Active site models for high temperature water gas shift reaction over iron oxide catalysts
VanNatter, Rainee M.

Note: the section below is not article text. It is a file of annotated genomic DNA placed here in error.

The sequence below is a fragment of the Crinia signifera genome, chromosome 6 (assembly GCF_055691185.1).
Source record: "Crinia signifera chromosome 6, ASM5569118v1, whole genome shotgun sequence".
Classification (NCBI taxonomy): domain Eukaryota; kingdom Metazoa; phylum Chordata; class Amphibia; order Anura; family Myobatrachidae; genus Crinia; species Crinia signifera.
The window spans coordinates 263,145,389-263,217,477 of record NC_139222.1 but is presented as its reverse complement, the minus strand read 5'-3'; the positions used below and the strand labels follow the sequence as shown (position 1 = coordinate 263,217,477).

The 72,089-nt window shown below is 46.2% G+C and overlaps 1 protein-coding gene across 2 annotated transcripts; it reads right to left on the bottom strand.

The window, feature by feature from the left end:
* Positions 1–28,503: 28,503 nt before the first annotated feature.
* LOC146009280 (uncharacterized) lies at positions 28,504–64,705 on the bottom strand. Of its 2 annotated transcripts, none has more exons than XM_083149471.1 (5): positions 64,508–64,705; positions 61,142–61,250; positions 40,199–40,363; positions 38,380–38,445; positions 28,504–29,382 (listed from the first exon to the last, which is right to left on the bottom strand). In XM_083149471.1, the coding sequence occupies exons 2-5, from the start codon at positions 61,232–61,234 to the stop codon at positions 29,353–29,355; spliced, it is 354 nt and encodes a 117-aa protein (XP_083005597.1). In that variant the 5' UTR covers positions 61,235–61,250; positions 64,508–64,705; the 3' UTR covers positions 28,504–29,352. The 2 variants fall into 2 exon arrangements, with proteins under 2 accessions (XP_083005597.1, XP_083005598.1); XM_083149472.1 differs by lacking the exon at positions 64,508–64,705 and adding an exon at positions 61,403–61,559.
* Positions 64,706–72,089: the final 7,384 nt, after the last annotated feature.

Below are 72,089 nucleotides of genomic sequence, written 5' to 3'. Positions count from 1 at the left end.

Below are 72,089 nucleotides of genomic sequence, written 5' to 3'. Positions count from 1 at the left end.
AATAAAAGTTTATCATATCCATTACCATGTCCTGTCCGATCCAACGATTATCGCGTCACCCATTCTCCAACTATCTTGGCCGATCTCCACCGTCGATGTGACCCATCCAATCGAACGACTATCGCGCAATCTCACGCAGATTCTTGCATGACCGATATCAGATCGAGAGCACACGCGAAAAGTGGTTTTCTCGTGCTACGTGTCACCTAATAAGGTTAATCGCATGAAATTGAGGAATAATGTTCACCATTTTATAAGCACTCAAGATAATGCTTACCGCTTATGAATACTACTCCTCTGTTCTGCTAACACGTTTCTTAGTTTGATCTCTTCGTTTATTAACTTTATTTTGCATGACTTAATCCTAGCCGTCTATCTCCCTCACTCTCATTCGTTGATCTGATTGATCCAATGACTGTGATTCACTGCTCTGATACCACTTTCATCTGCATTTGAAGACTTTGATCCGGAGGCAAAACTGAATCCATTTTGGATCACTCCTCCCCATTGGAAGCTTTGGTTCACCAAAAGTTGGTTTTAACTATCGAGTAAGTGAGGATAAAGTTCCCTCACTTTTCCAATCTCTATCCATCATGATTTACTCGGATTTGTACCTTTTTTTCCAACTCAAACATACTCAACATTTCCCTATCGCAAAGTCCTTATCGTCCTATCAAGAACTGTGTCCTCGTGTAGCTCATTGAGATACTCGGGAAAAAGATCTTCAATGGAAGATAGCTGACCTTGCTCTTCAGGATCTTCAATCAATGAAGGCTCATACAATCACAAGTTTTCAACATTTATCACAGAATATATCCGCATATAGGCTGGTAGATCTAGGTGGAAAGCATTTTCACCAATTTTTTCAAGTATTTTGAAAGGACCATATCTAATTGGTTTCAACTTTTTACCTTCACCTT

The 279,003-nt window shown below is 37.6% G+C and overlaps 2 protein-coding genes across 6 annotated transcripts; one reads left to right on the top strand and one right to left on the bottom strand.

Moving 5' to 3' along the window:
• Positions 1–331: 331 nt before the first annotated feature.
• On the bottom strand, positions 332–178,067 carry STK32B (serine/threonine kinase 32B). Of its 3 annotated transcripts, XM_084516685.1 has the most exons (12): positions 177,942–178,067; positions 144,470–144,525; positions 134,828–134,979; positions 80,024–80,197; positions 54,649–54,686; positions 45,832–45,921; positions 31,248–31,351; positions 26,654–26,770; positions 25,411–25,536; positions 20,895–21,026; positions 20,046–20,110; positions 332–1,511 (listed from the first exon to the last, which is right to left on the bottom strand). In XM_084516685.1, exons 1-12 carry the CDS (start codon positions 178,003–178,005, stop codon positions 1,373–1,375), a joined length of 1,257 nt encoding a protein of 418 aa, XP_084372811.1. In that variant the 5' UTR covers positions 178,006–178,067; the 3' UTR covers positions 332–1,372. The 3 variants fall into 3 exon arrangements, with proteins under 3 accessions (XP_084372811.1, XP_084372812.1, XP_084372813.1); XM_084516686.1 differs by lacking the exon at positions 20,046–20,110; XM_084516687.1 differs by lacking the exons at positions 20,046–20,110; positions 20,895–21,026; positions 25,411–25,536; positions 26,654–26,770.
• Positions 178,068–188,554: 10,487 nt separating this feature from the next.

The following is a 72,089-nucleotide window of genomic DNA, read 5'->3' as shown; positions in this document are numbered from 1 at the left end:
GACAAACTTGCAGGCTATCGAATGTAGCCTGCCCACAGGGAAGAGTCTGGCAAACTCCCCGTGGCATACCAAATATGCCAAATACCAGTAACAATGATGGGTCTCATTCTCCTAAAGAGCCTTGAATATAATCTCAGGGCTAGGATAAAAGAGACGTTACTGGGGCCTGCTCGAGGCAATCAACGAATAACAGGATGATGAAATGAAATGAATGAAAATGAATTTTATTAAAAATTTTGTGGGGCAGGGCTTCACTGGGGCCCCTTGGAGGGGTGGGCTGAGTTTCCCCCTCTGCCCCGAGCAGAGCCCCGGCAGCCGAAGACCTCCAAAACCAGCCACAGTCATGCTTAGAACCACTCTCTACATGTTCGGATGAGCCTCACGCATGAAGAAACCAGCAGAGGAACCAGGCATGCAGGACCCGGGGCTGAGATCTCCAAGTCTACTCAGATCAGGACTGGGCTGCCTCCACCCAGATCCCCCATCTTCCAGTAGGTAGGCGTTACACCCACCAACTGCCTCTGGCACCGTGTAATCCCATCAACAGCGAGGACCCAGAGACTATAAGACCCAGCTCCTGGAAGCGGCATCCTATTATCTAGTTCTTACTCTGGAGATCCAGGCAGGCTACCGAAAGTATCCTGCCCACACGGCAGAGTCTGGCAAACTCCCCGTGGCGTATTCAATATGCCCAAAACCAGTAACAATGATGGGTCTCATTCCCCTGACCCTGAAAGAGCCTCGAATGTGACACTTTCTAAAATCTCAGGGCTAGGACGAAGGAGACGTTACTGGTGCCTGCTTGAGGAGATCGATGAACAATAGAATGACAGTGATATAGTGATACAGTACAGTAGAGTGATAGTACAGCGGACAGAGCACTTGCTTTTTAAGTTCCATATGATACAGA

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Quantum chemical calculations and microkinetic modeling were carried out in order to study the high temperature water gas shift reaction over iron oxide catalysts. Cluster models corresponding to potential active sites on (100), (110), and (111) surfaces of an Fe 3 O 4 crystal have been generated, and the mechanistic thermochemistry of the water gas shift reaction was studied using DFT computations on these model surfaces. At the same time, microkinetic modeling has been carried out to study various proposed mechanisms for the water gas shift reaction. These 2 sets of data were then compared to discriminate between potential reaction mechanisms. The fitting of experimental data to a simple 2-step redox mechanism yielded a heat of localization for an oxygen adatom of −605 kJ/mol, and predicted virtually full oxygen coverage on the catalyst surface. The model provided a good fit to experimental data, and the predicted entropy loss for the adsorbing species were within the expected range. The oxygen localization enthalpy fell within the range of SCF energy values obtained from the DFT calculations on the (111) clusters. Cluster DFT models of the sizes used were shown to have significant limitations, and thus only qualitative comparisons could be made. More detailed redox mechanisms provided a better fit to the kinetic data. They also predicted a mainly O* covered surface and an oxygen atom adsorption energy on the order of −600 kJ/mol. Fitted localization enthalpies for the redox mechanism in which surface water dissociates using a cluster oxygen were in qualitative agreement with a (110)-(111) mixed surface. Fitted localization enthalpies for the redox mechanism in which surface water dissociates using a neighboring adsorbed oxygen were not consistent with the current surfaces studied. The formic acid & formate kinetic models both predicted a nearly full catalyst coverage of CO 2 *, and a CO 2 * bonded too strongly to the surface compared to the DFT cluster models. They were a poorer fit to the kinetic data than all of the redox mechanisms studied. Preliminary studies with copper promoted catalyst clusters in which the Cu 2+ was substituted below, rather than in, the active site showed qualitative agreement with available literature.